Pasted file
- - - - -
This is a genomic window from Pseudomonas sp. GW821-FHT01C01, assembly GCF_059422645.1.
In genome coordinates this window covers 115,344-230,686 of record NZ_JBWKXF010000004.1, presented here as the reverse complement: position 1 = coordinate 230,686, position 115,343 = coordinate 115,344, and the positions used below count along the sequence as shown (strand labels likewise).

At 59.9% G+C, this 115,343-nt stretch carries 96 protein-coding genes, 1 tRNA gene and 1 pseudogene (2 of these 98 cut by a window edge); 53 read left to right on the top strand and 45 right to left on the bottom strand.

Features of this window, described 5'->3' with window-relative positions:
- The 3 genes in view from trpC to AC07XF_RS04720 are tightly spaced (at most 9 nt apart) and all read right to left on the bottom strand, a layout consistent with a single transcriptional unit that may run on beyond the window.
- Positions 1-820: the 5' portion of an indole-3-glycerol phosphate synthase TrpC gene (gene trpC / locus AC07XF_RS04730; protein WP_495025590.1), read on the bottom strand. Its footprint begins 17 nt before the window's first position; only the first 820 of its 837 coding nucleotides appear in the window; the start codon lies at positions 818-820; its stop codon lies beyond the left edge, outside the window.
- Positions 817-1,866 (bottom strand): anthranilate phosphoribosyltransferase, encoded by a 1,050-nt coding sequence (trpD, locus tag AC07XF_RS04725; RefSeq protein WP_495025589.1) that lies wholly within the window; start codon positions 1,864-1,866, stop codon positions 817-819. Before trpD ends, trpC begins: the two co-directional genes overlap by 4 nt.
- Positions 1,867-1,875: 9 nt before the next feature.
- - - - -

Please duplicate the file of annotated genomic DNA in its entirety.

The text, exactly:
This is a genomic window from Pseudomonas sp. GW821-FHT01C01, assembly GCF_059422645.1.
In genome coordinates this window covers 115,344-230,686 of record NZ_JBWKXF010000004.1, presented here as the reverse complement: position 1 = coordinate 230,686, position 115,343 = coordinate 115,344, and the positions used below count along the sequence as shown (strand labels likewise).

At 59.9% G+C, this 115,343-nt stretch carries 96 protein-coding genes, 1 tRNA gene and 1 pseudogene (2 of these 98 cut by a window edge); 53 read left to right on the top strand and 45 right to left on the bottom strand.

Features of this window, described 5'->3' with window-relative positions:
- The 3 genes in view from trpC to AC07XF_RS04720 are tightly spaced (at most 9 nt apart) and all read right to left on the bottom strand, a layout consistent with a single transcriptional unit that may run on beyond the window.
- Positions 1-820: the 5' portion of an indole-3-glycerol phosphate synthase TrpC gene (gene trpC / locus AC07XF_RS04730; protein WP_495025590.1), read on the bottom strand. Its footprint begins 17 nt before the window's first position; only the first 820 of its 837 coding nucleotides appear in the window; the start codon lies at positions 818-820; its stop codon lies beyond the left edge, outside the window.
- Positions 817-1,866 (bottom strand): anthranilate phosphoribosyltransferase, encoded by a 1,050-nt coding sequence (trpD, locus tag AC07XF_RS04725; RefSeq protein WP_495025589.1) that lies wholly within the window; start codon positions 1,864-1,866, stop codon positions 817-819. Before trpD ends, trpC begins: the two co-directional genes overlap by 4 nt.
- Positions 1,867-1,875: 9 nt before the next feature.